Chief Rabbi contenders officially submit candidacy

List includes name of Rabbi Eliyahu who is embroiled in a legal battle over alleged incitement against Arabs.

By
July 17, 2013 20:59
2 minute read.
Rabbi David Stav at the Knesset

Rabbi David Stav speaking at Knesset 370. (photo credit: Avi Friedman)

 
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The allocated time period for officially submitting a candidacy to stand in the elections to be Israel’s new Sephardi and Ashkenazi chief rabbis has ended.

The deadline was 5 p.m. on Wednesday afternoon, by which time 10 candidates had submitted their names for consideration by the 150-member election committee.

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The candidates for Sephardi chief rabbi are Eliyahu Abergil, president of the Jerusalem Rabbinical Court; Ratzon Arusi, chief municipal rabbi of Kiryat Ono; Tzion Shalom Boaron, a rabbinical judge on the Supreme Rabbinical Court; Yehuda Deri, chief municipal rabbi of Beersheba and brother of Shas chairman Arye Deri; Shmuel Eliyahu, chief municipal rabbi of Safed and son of the former Sephardi chief rabbi, the late Mordechai Eliyahu; and Yitzhak Yosef, author of the authoritative 38- volume work on Jewish law Yalkut Yosef and son of Shas spiritual leader Rabbi Ovadia Yosef.

The candidates for Ashkenazi chief rabbi are David Lau, chief municipal rabbi for Modi’in; Eliezer Igra, a rabbinical judge on the Supreme Rabbinical Court; Yaakov Shapira, dean of the Merkaz Harav yeshiva and son of former Ashkenazi chief rabbi the late Avraham Shapira; and David Stav, chief municipal rabbi of Shoham and chairman of the Tzohar rabbinical association.

The election will take place on July 14 in the afternoon, and the results will be announced that same day.

In some last-minute drama, Shas’ candidate Yitzhak Yosef required the Council of the Chief Rabbinate to convene for an emergency session because his authorization to serve as a chief municipal rabbi had expired.

The council convened at 2 p.m. on Wednesday and renewed Yosef’s authorization.

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One of the requirements for candidates of the Chief Rabbinate is qualification to be a city rabbi or rabbinical judge.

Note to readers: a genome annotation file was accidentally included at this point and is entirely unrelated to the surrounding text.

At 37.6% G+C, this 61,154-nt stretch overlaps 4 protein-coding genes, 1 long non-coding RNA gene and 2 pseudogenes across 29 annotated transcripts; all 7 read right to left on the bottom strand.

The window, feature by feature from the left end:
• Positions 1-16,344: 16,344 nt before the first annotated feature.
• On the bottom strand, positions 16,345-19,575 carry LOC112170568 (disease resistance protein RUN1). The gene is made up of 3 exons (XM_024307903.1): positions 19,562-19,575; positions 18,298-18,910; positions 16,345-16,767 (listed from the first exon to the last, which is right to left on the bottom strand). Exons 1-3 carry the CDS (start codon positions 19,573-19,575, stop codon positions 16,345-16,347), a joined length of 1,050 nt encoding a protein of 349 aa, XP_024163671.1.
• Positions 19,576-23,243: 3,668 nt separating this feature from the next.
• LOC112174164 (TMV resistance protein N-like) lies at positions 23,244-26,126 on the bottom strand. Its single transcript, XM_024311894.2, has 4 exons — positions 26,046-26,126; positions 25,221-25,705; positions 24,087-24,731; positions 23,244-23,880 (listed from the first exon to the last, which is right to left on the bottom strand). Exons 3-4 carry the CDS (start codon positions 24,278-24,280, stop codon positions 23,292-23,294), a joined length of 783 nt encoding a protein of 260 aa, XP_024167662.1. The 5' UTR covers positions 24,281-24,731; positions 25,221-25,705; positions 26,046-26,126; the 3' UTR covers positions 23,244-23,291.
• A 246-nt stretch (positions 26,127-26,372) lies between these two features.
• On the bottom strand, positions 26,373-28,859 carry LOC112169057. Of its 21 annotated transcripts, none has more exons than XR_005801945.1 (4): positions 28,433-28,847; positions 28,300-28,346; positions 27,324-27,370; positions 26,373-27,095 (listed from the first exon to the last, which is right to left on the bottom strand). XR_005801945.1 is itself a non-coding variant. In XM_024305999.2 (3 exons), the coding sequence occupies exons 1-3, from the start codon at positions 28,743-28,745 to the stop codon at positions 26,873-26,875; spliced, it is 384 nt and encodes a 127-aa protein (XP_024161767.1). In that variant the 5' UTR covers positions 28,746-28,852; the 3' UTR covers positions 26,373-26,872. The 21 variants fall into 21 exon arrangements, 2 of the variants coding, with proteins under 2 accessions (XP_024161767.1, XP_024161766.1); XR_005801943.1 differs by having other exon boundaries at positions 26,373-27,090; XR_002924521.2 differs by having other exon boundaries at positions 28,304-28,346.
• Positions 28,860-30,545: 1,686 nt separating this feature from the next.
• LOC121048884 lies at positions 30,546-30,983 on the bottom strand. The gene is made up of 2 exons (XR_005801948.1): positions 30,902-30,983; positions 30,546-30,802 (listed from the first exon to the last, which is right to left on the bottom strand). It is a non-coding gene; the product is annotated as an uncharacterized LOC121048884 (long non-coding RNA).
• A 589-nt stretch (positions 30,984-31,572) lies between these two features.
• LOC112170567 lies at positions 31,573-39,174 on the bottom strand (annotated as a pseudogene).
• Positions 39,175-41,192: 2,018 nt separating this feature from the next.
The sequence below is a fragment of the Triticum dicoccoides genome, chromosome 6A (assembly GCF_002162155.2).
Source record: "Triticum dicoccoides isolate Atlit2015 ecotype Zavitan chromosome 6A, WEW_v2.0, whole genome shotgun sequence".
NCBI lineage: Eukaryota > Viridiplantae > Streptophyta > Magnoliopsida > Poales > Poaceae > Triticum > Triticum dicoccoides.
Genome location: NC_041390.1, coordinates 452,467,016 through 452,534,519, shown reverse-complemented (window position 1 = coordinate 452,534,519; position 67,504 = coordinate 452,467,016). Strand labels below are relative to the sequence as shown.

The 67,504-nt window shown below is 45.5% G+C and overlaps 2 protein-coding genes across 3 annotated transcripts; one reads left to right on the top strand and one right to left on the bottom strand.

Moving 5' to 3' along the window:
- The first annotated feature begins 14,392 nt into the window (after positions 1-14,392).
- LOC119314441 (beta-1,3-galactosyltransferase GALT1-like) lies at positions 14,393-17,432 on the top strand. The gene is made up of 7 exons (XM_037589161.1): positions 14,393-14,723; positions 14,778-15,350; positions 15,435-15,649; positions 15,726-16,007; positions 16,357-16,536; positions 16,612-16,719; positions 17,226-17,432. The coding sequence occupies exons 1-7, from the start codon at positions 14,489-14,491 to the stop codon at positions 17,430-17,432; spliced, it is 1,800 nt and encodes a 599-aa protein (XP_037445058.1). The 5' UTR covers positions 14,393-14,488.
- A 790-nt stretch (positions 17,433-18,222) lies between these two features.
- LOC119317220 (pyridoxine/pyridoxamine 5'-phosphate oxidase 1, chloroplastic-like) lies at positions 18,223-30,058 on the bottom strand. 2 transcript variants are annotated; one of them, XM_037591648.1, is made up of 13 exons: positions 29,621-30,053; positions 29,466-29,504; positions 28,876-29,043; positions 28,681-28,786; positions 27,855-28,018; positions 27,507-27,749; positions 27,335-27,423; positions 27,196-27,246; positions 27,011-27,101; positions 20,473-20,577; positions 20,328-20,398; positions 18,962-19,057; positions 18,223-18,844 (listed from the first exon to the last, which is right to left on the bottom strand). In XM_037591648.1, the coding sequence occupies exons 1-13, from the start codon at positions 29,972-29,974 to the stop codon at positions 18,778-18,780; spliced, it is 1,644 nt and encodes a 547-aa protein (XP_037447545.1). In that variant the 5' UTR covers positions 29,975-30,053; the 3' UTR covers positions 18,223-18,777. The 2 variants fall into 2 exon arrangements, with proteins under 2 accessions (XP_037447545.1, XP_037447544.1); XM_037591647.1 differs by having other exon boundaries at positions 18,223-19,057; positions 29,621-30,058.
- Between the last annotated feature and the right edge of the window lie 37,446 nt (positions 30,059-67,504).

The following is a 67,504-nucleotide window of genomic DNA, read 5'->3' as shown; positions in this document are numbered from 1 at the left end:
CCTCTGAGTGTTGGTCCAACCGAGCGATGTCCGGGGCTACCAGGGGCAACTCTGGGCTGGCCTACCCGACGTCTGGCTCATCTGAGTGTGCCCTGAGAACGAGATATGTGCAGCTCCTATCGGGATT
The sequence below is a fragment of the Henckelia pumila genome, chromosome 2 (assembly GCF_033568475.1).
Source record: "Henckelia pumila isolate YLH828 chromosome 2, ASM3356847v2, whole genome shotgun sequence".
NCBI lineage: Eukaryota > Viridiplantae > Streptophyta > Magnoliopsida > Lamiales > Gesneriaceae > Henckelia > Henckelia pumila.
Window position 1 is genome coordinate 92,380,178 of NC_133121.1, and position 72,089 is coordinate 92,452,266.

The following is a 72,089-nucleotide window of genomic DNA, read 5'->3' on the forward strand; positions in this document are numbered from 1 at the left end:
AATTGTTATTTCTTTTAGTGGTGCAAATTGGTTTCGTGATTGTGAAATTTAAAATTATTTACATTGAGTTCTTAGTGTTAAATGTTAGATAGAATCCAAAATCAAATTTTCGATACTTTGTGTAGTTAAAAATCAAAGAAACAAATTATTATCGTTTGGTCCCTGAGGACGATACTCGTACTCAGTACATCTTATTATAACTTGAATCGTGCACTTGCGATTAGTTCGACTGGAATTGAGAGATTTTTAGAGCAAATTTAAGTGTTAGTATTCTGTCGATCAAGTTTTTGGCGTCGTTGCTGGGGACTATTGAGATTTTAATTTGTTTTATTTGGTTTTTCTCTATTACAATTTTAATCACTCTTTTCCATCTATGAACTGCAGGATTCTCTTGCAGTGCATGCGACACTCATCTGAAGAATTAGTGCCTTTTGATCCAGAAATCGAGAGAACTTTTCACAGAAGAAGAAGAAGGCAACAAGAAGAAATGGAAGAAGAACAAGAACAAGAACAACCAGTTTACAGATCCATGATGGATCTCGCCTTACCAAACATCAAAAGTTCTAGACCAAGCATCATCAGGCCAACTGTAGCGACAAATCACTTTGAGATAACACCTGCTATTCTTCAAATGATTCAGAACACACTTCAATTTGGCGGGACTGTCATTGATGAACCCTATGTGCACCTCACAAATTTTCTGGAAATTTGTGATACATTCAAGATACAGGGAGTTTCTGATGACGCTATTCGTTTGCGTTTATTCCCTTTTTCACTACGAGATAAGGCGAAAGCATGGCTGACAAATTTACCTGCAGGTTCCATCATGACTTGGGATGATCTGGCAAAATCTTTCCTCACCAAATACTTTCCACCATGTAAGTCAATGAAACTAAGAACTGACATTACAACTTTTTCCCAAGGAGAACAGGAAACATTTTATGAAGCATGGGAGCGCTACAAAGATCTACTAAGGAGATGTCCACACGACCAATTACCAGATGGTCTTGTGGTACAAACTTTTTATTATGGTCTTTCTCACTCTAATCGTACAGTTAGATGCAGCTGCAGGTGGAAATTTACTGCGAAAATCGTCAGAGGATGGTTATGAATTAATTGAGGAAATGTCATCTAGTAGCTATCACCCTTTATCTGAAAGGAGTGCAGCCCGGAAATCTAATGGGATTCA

Yosef has never served as a chief municipal rabbi or held any other public office, although he is highly respected as an authority in Jewish law and is dean of the Hazon Ovadia yeshiva in Jerusalem, founded by his father in 1973.

It is possible that not all 10 candidates will ultimately contest the election.

Eliyahu is currently embroiled in a legal battle to preserve his candidacy. Meretz MK Isawi Frej submitted a petition to the High Court of Justice on Tuesday to disqualify the rabbi for alleged incitement against Arabs based on controversial statements he has made about the minority community in the past.

The attorney-general said on Monday that based on those statements, Eliyahu’s candidacy is “inappropriate” and that he would not provide legal support for the rabbi in court.

The hearing is scheduled for Tuesday.

There is also a possibility that Deri and Shapira will withdraw owing to loyalties to other candidates or their sponsors. Deri’s candidacy could divert votes away from one of the leading Sephardi candidates, Yosef, a move that would not endear Deri to Yosef’s father. In addition, Shapira’s candidacy could divert votes away from Lau, one of the two leading Ashkenazi candidates.

Although Shapira comes from the national religious movement, he was hoping for the endorsement of some of the leading haredi rabbis, which was nevertheless not forthcoming.

Neither Deri nor Shapira are likely to win the election.

Stav and Lau are the two leading Ashkenazi candidates, while Yosef, Boaron and Eliyahu (if he is not disqualified) are expected to receive the lion’s share of votes in the election for the Sephardi position.

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